The word mental illness has been widely used in a way that is both dehumanizing and stigmatizing, says psychologist and author, Dr. Joanna Johnson.
She has published several books and articles on mental illness and is the founder of the website, Mental Ill Health Research.
But, she says, it is not only people who have mental illness who have used the term “furry” to describe their experience with it.
“It is also very common in social circles for people to say, ‘Oh my god, I just got diagnosed with mental illness,'” Johnson says.
“The word ‘furry’ is used in the same way in many different ways.
It is not just the use of it by a bunch of kids who are obsessed with it, it’s also a very common way people talk about other things, like anxiety, depression, eating disorders, eating disorder symptoms.”
Johnson says it is often the case that people with mental illnesses often experience things like anxiety and depression as a way to describe how they feel.
“People are really afraid of being diagnosed as having a mental illness,” she says.
Johnson says that while the word is often used in social contexts, it has a very specific meaning in the medical community.
“I would say that it is more about identifying the symptoms and diagnosing,” Johnson says, “so that you know when someone is at risk for getting into an unhealthy mental health state.”
In her book, The Mental Illusor: How to Recognize Your Mental Illnesses, Johnson explains how the word mental health has been used in many ways to dehumanize people with a mental health disorder.
“Furries are often used to describe mental illness in a similar way that the term mental illness is used, which is dehumanizing,” Johnson writes.
“When someone describes themselves as a furry, or a ‘fursuit’, they are referring to the physical appearance of their body, not their mental illness.”
The word “furries” is used to refer to a group of people who are often depicted in a negative way and who are perceived to be inherently “fuzzy” or “messed up.”
For instance, in a 2012 study, researchers found that about half of furries were diagnosed with Bipolar Disorder, and about half were bipolar disorder.
According to Johnson, “the word ‘furries’ is a way for people who identify as fursuited to describe something that is not normal.”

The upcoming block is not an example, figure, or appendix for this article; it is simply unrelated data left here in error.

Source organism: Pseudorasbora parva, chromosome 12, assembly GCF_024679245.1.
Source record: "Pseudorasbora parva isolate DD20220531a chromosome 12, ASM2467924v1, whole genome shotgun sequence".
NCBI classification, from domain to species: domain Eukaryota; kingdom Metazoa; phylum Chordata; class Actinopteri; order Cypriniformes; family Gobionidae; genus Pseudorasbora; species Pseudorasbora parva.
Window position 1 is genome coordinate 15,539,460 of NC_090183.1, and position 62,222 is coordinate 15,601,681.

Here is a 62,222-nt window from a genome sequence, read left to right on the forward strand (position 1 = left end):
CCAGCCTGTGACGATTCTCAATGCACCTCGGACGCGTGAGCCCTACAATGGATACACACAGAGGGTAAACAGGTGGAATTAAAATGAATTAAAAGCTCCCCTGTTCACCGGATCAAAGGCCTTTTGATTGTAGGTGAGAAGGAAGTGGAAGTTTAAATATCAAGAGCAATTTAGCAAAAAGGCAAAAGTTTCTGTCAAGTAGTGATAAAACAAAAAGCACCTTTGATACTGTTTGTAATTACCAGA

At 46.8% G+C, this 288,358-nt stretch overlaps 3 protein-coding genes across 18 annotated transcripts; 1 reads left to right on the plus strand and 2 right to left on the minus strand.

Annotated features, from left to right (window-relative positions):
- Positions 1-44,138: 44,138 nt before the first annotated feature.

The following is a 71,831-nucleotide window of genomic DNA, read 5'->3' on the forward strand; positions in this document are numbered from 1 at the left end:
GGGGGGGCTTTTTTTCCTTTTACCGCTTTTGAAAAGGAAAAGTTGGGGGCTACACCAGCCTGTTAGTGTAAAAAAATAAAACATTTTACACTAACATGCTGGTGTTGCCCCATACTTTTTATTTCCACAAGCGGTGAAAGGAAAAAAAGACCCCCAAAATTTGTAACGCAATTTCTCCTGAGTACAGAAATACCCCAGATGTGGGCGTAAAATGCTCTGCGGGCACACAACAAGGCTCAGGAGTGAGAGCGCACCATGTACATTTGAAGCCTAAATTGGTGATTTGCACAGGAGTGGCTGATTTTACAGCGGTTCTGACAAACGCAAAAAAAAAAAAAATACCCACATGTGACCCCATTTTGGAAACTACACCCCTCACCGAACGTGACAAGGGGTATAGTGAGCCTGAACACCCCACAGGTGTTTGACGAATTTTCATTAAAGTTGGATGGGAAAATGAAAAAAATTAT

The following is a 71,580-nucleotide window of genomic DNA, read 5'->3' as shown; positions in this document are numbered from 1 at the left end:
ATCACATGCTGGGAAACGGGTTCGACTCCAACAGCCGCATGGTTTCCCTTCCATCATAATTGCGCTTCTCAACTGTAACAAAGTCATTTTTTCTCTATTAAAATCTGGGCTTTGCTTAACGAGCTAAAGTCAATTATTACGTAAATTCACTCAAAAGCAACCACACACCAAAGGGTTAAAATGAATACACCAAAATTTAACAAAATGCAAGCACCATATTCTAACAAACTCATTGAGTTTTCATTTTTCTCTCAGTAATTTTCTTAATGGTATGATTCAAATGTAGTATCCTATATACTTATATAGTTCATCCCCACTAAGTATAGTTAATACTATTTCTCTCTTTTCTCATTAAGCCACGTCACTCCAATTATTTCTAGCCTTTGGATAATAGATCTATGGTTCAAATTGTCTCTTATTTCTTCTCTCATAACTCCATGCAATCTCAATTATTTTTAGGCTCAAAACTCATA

She adds that this use of the term has been around for decades, and the way people use it is actually very different than it used to be.
“Before I started researching the word ‘mental illness’ and started writing the book, there were no words that people used to label mental illness like ‘furry,’ ‘foggy brain,’ or ‘fuzz’,” Johnson says of the way in which the word has been developed.
“Now, people use the word to refer only to certain types of mental health conditions, like depression, anxiety, and psychosis.”
Johnson argues that the word “mental illness” is also being used in this way to define what people with certain mental illnesses actually experience.
“Some people are actually diagnosed with depression and other types of anxiety, while others have bipolar disorder,” she explains.
“And that is a very dangerous thing because, if someone is diagnosed with a depressive disorder, the stigma of that diagnosis is still attached to them, even if they are actually suffering from a normal mental health condition.”
Johnson believes that people use “fursuiting” to identify themselves with mental health disorders and that this is an example of the kind of mental illness stigma that can cause people to isolate themselves.
“If you are depressed, and you are on a medication, and there are other people around you who are also depressed, then the stigma attached to that diagnosis can be incredibly harmful, and it can be very difficult to seek help,” Johnson explains.
She adds, “So it is really important that we change the language we use to refer in general to mental illness so that we can better understand it and be better equipped to help people who may be in need of help.”